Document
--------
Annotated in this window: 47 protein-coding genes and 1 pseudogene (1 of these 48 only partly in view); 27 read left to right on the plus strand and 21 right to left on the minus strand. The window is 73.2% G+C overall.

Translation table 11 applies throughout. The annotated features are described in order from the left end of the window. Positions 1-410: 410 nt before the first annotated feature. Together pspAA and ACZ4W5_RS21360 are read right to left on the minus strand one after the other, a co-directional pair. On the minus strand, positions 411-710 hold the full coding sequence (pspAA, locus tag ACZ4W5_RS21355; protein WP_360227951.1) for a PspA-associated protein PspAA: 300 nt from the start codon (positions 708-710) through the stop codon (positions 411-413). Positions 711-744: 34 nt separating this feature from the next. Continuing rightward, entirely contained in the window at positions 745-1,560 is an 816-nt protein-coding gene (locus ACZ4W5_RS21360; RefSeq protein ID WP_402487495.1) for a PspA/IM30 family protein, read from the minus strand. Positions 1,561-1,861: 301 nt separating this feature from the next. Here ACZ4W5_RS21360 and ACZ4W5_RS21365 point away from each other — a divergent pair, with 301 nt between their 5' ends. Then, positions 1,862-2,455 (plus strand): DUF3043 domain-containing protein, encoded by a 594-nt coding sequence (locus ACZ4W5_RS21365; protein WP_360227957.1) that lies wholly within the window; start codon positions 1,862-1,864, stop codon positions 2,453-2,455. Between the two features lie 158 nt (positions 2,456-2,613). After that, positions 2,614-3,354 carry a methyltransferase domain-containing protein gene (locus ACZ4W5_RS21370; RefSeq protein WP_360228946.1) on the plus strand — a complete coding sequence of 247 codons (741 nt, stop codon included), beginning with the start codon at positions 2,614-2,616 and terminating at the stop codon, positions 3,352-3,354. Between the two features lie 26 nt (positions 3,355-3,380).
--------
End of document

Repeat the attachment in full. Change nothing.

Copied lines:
Annotated in this window: 47 protein-coding genes and 1 pseudogene (1 of these 48 only partly in view); 27 read left to right on the plus strand and 21 right to left on the minus strand. The window is 73.2% G+C overall.

Translation table 11 applies throughout. The annotated features are described in order from the left end of the window. Positions 1-410: 410 nt before the first annotated feature. Together pspAA and ACZ4W5_RS21360 are read right to left on the minus strand one after the other, a co-directional pair. On the minus strand, positions 411-710 hold the full coding sequence (pspAA, locus tag ACZ4W5_RS21355; protein WP_360227951.1) for a PspA-associated protein PspAA: 300 nt from the start codon (positions 708-710) through the stop codon (positions 411-413). Positions 711-744: 34 nt separating this feature from the next. Continuing rightward, entirely contained in the window at positions 745-1,560 is an 816-nt protein-coding gene (locus ACZ4W5_RS21360; RefSeq protein ID WP_402487495.1) for a PspA/IM30 family protein, read from the minus strand. Positions 1,561-1,861: 301 nt separating this feature from the next. Here ACZ4W5_RS21360 and ACZ4W5_RS21365 point away from each other — a divergent pair, with 301 nt between their 5' ends. Then, positions 1,862-2,455 (plus strand): DUF3043 domain-containing protein, encoded by a 594-nt coding sequence (locus ACZ4W5_RS21365; protein WP_360227957.1) that lies wholly within the window; start codon positions 1,862-1,864, stop codon positions 2,453-2,455. Between the two features lie 158 nt (positions 2,456-2,613). After that, positions 2,614-3,354 carry a methyltransferase domain-containing protein gene (locus ACZ4W5_RS21370; RefSeq protein WP_360228946.1) on the plus strand — a complete coding sequence of 247 codons (741 nt, stop codon included), beginning with the start codon at positions 2,614-2,616 and terminating at the stop codon, positions 3,352-3,354. Between the two features lie 26 nt (positions 3,355-3,380).